My lab examines how personality and situational factors intersect to influence happiness, psychological well-being, and alcohol use. A primary line of research aims to understand how these variables contribute to one’s belief that life is meaningful. However, we also examine how affect and motivation contribute to cognitive processes associated with drug and alcohol use. A final line of research investigates the byproduct of happiness by examining how positive emotions bear on judgments of well-being and predict important objective life outcomes (e.g., having a child).
The underlying premise of my research is that emotional processes are the foundation of behavior and thought. We examine the role of affective reactions and emotions in how people think about the future and what they think will happen to them in the future. We are also investigating when and why particular emotions might improve functioning and decision making.
Emotions convey important information about events and people in our environment. However, when an emotional response is not well-matched to the situation (e.g., the sound of a car backfiring elicits fear), it ceases to be adaptive, and may hinder a person’s ability to function effectively in society. Work in the Multimethod Affect and Cognition (MAC) lab uses brain and psychophysiological measures in humans to study emotional response in psychiatric health and disease. The long-term goal of this research is to reduce the cost and suffering associated with emotional disorders (e.g., anxiety, depression) by improving diagnosis and guiding new treatments.
Remembering emotional, particularly traumatic and fearful, experiences is essential for avoiding future threats. In some individuals, fear memories can become intrusive and overwhelming, resulting in anxiety and trauma disorders, including post-traumatic stress disorder. My lab uses animal models to decipher the brain circuits and neural codes mediating emotional learning and memory. We are particularly interested in how fear memories can be extinguished, or even erased, with the aim of developing novel neurotherapeutic interventions for pathological fear in humans.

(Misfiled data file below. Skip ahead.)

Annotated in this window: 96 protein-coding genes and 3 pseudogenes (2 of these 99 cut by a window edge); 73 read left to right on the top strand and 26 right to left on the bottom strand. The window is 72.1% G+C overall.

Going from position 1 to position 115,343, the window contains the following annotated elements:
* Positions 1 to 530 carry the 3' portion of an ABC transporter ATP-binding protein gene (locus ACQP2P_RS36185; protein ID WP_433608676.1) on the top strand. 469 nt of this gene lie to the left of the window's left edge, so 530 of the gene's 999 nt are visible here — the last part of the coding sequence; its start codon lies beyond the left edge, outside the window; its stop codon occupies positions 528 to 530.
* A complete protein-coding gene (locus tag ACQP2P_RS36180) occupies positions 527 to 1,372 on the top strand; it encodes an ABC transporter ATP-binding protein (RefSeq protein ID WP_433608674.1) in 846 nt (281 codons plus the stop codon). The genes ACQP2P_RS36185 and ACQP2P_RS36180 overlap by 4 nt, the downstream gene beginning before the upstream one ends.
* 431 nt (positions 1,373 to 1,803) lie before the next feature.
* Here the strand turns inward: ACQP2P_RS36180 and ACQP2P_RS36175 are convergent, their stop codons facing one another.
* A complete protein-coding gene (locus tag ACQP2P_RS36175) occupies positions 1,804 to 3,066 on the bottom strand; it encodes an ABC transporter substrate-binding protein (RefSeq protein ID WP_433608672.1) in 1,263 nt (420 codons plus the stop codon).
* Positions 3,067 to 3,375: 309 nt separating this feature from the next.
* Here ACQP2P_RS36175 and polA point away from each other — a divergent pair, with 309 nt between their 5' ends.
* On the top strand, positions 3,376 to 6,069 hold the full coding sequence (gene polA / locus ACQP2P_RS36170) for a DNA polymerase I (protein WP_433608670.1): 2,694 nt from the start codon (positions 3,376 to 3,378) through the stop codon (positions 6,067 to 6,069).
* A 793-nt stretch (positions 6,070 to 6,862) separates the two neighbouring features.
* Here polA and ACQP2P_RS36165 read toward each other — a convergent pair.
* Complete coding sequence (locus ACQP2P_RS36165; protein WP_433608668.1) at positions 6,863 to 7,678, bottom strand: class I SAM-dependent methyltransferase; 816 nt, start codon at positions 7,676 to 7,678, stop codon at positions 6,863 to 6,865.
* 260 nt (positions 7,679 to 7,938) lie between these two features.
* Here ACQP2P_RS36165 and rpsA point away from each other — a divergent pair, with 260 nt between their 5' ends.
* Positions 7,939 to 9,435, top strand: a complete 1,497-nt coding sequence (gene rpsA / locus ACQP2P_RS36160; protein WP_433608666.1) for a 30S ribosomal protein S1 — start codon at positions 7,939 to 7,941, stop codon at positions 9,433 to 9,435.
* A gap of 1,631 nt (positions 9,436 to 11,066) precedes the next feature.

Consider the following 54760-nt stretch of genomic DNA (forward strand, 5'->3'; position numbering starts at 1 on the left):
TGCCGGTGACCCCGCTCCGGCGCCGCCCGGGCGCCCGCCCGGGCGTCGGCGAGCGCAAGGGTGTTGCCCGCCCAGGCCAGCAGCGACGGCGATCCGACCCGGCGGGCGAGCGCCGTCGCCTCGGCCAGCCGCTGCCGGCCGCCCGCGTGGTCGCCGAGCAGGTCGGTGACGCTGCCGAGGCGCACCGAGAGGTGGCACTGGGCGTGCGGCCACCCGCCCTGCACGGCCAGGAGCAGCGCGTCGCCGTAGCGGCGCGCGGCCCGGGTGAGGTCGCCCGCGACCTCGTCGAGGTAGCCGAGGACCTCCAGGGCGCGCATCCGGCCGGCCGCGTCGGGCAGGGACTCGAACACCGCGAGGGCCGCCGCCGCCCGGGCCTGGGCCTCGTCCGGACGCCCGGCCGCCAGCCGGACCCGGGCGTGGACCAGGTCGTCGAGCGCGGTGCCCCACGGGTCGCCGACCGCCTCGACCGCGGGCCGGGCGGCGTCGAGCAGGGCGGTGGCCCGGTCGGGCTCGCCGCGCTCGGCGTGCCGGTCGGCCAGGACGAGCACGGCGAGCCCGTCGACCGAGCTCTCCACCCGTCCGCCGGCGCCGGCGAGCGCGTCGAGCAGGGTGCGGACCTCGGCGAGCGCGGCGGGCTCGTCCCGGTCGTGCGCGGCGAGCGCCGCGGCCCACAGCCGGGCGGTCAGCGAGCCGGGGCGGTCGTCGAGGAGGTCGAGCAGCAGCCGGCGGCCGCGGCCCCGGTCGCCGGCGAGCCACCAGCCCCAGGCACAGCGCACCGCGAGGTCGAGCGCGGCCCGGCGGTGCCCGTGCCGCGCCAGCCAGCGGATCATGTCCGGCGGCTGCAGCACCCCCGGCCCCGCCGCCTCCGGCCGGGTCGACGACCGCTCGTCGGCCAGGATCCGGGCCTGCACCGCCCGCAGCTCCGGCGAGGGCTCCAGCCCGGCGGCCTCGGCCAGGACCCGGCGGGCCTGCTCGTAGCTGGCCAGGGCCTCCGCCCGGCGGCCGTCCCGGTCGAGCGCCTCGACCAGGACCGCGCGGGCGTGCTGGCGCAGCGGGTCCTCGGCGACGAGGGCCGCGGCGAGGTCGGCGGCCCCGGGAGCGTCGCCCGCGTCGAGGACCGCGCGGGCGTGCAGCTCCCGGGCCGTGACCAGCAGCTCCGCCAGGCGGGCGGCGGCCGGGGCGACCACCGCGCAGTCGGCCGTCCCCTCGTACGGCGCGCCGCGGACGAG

My research is focused on pain and empathy, with the goal of understanding the sources of disparities in pain. Empathy affects how people respond to the suffering of others. In my lab, we examine empathy for physical, social, and emotional pain and suffering using behavioral and human neuroimaging methodologies. Recent work has also focused on the influence of cognitive and affective processes on pain physiology and brain response. Other lines of research include cross-cultural examinations of pain and empathy and studies of social-environmental effects on health.
Research in my laboratory examines how pain is altered by emotion and stress, and the mechanisms mediating these interactions. Recent studies investigate the effects of psychological trauma on the sensitization of pain and the mitigating effects of written emotional disclosure. Other work examines the effects of persistent pain on motivation and decision-making using EEG to assess changes in prefrontal regulation. Most of our studies use quantitative sensory testing procedures combined with self-report, behavioral, EEG, autonomic, endocrine, and inflammatory measures to elucidate the underlying mechanisms. We also investigate the contribution of affect regulation and stress in clinical pain.